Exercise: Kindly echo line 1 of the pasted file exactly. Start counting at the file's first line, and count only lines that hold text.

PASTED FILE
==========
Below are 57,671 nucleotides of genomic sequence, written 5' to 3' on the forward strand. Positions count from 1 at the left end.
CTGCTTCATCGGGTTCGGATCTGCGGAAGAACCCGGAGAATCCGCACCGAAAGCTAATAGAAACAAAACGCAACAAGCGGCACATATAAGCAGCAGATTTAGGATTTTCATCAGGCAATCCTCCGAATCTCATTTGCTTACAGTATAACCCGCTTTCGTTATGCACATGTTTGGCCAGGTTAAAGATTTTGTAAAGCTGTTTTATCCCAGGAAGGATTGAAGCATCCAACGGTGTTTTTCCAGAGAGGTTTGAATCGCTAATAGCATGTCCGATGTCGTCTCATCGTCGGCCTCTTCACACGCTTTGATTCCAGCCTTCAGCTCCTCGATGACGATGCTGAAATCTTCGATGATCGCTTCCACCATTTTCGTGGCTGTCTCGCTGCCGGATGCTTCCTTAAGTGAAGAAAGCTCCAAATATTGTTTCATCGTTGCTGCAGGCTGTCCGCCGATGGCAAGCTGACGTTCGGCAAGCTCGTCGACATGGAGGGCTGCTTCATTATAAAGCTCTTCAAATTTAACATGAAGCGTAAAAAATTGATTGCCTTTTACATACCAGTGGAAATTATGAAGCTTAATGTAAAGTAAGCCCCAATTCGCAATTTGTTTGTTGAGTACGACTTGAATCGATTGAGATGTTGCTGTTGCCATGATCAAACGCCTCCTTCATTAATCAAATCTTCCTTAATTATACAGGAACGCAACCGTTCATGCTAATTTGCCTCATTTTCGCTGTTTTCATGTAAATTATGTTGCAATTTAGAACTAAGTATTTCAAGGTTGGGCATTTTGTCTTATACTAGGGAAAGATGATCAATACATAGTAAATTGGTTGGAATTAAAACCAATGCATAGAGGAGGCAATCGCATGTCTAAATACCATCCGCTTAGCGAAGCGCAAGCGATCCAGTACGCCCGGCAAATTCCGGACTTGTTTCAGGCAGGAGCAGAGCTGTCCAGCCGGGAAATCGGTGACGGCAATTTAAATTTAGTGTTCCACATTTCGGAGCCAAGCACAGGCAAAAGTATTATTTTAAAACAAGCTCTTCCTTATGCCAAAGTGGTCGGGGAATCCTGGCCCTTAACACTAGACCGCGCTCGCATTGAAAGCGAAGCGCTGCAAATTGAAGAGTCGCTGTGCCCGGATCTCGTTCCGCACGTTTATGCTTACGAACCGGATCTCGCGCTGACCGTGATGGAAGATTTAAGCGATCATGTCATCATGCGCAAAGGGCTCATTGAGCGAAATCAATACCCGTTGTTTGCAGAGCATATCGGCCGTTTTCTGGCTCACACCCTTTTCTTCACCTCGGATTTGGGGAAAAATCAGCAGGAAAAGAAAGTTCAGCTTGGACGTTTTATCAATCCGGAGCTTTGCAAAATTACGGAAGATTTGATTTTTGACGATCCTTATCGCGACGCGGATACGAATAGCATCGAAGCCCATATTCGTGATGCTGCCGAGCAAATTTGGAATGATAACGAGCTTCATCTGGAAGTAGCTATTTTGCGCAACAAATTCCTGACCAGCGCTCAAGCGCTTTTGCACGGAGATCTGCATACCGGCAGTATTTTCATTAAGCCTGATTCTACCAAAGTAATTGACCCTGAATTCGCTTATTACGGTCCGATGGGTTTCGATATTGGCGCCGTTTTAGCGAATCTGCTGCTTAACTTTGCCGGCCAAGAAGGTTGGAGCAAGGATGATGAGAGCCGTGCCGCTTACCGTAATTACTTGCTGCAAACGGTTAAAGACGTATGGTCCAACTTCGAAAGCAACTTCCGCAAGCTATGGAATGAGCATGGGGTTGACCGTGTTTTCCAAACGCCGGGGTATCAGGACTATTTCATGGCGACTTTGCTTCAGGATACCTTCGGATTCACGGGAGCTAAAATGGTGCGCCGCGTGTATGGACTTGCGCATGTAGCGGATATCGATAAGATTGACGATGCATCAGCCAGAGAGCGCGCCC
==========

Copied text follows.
Below are 57,671 nucleotides of genomic sequence, written 5' to 3' on the forward strand. Positions count from 1 at the left end.